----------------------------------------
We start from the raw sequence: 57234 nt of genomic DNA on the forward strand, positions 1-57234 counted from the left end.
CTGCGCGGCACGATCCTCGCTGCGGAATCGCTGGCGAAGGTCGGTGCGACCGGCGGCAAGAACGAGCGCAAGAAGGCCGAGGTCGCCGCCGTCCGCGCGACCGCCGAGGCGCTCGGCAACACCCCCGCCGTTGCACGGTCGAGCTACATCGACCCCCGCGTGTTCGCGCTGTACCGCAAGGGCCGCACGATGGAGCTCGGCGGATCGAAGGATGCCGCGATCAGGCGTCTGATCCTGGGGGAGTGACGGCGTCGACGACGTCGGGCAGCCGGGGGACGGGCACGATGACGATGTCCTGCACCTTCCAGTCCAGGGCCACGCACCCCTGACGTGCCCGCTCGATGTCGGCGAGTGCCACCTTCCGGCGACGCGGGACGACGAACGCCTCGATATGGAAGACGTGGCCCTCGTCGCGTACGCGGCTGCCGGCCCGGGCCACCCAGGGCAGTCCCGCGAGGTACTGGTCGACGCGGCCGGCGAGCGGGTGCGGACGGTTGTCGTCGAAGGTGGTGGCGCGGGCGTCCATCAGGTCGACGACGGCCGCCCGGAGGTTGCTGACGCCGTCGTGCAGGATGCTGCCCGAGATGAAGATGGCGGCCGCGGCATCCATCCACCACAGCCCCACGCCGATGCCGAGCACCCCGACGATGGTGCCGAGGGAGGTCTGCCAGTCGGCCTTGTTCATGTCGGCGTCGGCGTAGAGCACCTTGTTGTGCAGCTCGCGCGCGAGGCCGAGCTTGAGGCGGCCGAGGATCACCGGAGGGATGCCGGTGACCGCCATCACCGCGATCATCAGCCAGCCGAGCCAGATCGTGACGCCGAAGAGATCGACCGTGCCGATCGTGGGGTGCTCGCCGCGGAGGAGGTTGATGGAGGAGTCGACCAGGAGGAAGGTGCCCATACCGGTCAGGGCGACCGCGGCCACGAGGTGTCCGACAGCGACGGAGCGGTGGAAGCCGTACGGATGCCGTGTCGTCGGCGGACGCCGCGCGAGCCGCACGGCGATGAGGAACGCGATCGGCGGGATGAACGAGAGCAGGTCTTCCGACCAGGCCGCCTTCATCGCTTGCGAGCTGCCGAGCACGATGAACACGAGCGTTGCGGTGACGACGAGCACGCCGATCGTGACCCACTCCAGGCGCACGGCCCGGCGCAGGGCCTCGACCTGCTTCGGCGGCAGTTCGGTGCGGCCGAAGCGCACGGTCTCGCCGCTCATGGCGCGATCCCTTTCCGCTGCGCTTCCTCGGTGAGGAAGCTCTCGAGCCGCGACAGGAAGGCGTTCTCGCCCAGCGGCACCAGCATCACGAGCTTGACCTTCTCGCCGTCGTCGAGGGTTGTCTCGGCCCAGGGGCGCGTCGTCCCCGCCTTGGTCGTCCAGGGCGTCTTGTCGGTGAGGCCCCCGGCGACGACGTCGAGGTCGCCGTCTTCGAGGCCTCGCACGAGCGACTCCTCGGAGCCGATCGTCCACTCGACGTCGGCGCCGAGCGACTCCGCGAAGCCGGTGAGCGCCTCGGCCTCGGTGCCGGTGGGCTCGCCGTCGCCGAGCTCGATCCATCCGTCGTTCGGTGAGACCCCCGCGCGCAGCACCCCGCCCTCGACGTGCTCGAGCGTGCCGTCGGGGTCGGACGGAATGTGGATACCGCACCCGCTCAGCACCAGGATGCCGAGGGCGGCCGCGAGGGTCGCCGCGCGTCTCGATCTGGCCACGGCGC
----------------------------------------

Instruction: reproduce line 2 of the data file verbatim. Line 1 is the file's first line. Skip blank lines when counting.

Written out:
CTGCGCGGCACGATCCTCGCTGCGGAATCGCTGGCGAAGGTCGGTGCGACCGGCGGCAAGAACGAGCGCAAGAAGGCCGAGGTCGCCGCCGTCCGCGCGACCGCCGAGGCGCTCGGCAACACCCCCGCCGTTGCACGGTCGAGCTACATCGACCCCCGCGTGTTCGCGCTGTACCGCAAGGGCCGCACGATGGAGCTCGGCGGATCGAAGGATGCCGCGATCAGGCGTCTGATCCTGGGGGAGTGACGGCGTCGACGACGTCGGGCAGCCGGGGGACGGGCACGATGACGATGTCCTGCACCTTCCAGTCCAGGGCCACGCACCCCTGACGTGCCCGCTCGATGTCGGCGAGTGCCACCTTCCGGCGACGCGGGACGACGAACGCCTCGATATGGAAGACGTGGCCCTCGTCGCGTACGCGGCTGCCGGCCCGGGCCACCCAGGGCAGTCCCGCGAGGTACTGGTCGACGCGGCCGGCGAGCGGGTGCGGACGGTTGTCGTCGAAGGTGGTGGCGCGGGCGTCCATCAGGTCGACGACGGCCGCCCGGAGGTTGCTGACGCCGTCGTGCAGGATGCTGCCCGAGATGAAGATGGCGGCCGCGGCATCCATCCACCACAGCCCCACGCCGATGCCGAGCACCCCGACGATGGTGCCGAGGGAGGTCTGCCAGTCGGCCTTGTTCATGTCGGCGTCGGCGTAGAGCACCTTGTTGTGCAGCTCGCGCGCGAGGCCGAGCTTGAGGCGGCCGAGGATCACCGGAGGGATGCCGGTGACCGCCATCACCGCGATCATCAGCCAGCCGAGCCAGATCGTGACGCCGAAGAGATCGACCGTGCCGATCGTGGGGTGCTCGCCGCGGAGGAGGTTGATGGAGGAGTCGACCAGGAGGAAGGTGCCCATACCGGTCAGGGCGACCGCGGCCACGAGGTGTCCGACAGCGACGGAGCGGTGGAAGCCGTACGGATGCCGTGTCGTCGGCGGACGCCGCGCGAGCCGCACGGCGATGAGGAACGCGATCGGCGGGATGAACGAGAGCAGGTCTTCCGACCAGGCCGCCTTCATCGCTTGCGAGCTGCCGAGCACGATGAACACGAGCGTTGCGGTGACGACGAGCACGCCGATCGTGACCCACTCCAGGCGCACGGCCCGGCGCAGGGCCTCGACCTGCTTCGGCGGCAGTTCGGTGCGGCCGAAGCGCACGGTCTCGCCGCTCATGGCGCGATCCCTTTCCGCTGCGCTTCCTCGGTGAGGAAGCTCTCGAGCCGCGACAGGAAGGCGTTCTCGCCCAGCGGCACCAGCATCACGAGCTTGACCTTCTCGCCGTCGTCGAGGGTTGTCTCGGCCCAGGGGCGCGTCGTCCCCGCCTTGGTCGTCCAGGGCGTCTTGTCGGTGAGGCCCCCGGCGACGACGTCGAGGTCGCCGTCTTCGAGGCCTCGCACGAGCGACTCCTCGGAGCCGATCGTCCACTCGACGTCGGCGCCGAGCGACTCCGCGAAGCCGGTGAGCGCCTCGGCCTCGGTGCCGGTGGGCTCGCCGTCGCCGAGCTCGATCCATCCGTCGTTCGGTGAGACCCCCGCGCGCAGCACCCCGCCCTCGACGTGCTCGAGCGTGCCGTCGGGGTCGGACGGAATGTGGATACCGCACCCGCTCAGCACCAGGATGCCGAGGGCGGCCGCGAGGGTCGCCGCGCGTCTCGATCTGGCCACGGCGC